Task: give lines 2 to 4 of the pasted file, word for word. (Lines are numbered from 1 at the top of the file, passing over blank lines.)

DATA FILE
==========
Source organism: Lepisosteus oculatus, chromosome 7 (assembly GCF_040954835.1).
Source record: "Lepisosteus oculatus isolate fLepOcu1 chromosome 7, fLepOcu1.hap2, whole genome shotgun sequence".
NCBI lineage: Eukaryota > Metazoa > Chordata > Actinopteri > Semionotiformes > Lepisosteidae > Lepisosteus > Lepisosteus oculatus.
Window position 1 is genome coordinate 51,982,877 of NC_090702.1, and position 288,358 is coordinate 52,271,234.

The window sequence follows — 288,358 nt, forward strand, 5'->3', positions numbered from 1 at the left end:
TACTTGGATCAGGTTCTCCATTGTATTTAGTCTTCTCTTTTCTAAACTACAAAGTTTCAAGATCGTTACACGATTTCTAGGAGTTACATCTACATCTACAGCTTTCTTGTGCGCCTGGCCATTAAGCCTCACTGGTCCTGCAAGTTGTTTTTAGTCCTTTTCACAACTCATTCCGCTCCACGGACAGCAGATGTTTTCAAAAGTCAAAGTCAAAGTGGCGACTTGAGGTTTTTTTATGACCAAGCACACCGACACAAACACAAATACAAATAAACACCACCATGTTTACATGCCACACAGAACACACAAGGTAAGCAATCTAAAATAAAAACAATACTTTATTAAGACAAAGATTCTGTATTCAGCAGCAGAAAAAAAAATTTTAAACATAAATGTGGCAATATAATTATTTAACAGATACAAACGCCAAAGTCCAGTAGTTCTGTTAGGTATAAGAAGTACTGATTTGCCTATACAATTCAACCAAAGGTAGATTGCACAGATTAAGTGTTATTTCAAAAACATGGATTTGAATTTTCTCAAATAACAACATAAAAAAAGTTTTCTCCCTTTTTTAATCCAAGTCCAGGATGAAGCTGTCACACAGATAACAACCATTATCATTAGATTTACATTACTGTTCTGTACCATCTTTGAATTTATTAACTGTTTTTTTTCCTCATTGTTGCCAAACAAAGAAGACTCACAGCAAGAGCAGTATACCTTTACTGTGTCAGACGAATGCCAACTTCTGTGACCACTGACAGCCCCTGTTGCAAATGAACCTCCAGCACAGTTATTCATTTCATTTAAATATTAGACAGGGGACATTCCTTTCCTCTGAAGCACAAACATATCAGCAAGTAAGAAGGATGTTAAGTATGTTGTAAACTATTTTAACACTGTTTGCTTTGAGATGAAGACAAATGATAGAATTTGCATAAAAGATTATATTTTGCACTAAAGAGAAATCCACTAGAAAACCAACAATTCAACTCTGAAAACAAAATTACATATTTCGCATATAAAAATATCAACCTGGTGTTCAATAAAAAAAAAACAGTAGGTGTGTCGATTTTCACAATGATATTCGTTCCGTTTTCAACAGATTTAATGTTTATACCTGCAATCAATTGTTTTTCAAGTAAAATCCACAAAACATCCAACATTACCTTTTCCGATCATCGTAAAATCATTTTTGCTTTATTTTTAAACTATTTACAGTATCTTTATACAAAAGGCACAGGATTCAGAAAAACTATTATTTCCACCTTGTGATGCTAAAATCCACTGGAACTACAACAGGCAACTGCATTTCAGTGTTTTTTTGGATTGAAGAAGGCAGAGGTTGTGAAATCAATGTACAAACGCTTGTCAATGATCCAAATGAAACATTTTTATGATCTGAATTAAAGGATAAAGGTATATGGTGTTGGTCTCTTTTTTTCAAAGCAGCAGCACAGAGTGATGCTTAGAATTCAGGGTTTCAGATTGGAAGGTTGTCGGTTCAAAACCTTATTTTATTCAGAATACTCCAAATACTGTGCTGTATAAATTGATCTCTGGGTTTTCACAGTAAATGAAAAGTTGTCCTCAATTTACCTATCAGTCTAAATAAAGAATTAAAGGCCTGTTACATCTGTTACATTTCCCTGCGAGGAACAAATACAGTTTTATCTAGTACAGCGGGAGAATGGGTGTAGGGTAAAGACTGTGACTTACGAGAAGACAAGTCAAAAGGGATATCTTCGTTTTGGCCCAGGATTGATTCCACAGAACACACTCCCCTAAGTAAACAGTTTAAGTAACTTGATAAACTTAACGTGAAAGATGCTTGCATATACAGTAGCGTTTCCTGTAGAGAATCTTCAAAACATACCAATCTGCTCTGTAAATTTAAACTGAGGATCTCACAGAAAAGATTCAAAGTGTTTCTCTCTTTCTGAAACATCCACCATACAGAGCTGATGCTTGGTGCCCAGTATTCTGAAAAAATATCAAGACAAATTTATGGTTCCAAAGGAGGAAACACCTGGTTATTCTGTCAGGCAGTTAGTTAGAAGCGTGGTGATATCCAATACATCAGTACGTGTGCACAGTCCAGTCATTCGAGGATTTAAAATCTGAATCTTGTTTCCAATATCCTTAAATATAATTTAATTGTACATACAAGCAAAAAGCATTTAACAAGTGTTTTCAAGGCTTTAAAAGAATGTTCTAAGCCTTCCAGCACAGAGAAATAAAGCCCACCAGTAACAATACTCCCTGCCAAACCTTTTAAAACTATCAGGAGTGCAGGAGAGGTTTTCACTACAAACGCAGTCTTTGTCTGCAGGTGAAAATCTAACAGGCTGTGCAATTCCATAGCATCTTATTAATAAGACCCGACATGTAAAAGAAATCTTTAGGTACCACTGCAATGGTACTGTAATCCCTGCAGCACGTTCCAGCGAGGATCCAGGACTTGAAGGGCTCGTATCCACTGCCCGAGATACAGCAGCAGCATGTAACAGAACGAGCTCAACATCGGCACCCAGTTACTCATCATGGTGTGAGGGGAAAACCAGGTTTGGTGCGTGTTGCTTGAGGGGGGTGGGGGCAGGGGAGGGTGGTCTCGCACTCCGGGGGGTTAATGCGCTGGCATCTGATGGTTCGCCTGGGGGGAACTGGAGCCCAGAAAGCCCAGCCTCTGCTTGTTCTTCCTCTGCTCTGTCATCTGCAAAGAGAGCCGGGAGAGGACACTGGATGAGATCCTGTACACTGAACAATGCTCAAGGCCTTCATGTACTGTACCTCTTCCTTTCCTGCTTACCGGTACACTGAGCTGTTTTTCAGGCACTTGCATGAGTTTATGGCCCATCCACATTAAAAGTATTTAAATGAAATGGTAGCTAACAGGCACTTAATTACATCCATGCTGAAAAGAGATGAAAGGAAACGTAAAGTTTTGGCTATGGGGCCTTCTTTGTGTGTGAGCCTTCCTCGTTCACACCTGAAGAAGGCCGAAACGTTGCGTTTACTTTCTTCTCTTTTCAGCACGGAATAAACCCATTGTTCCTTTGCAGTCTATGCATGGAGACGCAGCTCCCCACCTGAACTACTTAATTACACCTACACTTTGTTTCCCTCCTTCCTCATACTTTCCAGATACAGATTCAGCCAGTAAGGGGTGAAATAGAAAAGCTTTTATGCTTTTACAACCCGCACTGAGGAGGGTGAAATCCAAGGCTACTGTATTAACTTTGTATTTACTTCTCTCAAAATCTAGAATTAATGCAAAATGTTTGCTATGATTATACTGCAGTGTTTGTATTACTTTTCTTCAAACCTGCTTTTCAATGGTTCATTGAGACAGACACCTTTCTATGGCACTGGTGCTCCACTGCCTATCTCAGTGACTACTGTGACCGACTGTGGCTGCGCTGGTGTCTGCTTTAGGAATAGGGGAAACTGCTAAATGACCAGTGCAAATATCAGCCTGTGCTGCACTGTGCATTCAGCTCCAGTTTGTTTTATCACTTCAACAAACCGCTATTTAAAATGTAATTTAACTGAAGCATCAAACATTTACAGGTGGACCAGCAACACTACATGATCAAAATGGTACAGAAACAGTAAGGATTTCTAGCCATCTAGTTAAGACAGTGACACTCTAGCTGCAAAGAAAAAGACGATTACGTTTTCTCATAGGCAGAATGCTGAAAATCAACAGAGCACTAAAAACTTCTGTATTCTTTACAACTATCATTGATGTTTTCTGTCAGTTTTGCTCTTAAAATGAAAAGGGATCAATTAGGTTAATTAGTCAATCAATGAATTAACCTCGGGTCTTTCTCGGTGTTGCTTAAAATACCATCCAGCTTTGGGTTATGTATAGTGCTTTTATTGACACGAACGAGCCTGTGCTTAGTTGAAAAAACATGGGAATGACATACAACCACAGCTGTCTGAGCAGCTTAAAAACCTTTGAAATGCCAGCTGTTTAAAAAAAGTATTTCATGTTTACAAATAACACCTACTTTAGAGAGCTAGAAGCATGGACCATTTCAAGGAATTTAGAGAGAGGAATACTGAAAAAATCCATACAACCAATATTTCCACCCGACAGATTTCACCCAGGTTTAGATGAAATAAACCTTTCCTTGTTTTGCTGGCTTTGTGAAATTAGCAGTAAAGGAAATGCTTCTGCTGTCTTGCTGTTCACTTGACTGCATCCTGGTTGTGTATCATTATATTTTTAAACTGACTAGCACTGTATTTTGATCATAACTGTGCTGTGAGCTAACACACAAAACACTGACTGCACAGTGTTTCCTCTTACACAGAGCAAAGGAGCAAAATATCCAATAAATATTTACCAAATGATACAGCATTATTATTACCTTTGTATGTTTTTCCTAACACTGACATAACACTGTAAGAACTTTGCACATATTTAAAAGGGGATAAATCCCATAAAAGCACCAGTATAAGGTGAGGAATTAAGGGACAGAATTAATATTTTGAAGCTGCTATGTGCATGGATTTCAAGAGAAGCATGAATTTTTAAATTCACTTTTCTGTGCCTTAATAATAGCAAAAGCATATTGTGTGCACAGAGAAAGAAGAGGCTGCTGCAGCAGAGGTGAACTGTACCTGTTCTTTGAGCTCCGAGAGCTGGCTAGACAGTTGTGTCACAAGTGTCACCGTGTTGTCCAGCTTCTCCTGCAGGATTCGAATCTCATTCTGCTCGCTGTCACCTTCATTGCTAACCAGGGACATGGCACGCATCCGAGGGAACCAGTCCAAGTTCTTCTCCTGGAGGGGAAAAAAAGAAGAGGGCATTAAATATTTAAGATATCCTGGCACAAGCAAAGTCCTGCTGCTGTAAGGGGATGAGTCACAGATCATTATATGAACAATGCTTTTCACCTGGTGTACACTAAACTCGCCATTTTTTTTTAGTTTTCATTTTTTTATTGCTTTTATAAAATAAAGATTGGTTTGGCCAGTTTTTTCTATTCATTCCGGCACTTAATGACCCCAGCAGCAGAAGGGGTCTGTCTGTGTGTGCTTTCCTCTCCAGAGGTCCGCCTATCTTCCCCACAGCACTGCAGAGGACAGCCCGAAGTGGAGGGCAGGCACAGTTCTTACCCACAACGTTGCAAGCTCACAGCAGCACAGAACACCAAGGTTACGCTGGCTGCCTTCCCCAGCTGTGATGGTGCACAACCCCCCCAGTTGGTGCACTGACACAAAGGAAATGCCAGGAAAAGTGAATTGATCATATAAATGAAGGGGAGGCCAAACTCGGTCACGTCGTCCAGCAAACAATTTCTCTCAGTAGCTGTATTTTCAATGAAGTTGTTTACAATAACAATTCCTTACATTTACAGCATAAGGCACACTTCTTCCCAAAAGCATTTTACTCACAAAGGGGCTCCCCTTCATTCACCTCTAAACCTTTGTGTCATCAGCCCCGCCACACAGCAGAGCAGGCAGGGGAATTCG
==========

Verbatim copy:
Source record: "Lepisosteus oculatus isolate fLepOcu1 chromosome 7, fLepOcu1.hap2, whole genome shotgun sequence".
NCBI lineage: Eukaryota > Metazoa > Chordata > Actinopteri > Semionotiformes > Lepisosteidae > Lepisosteus > Lepisosteus oculatus.
Window position 1 is genome coordinate 51,982,877 of NC_090702.1, and position 288,358 is coordinate 52,271,234.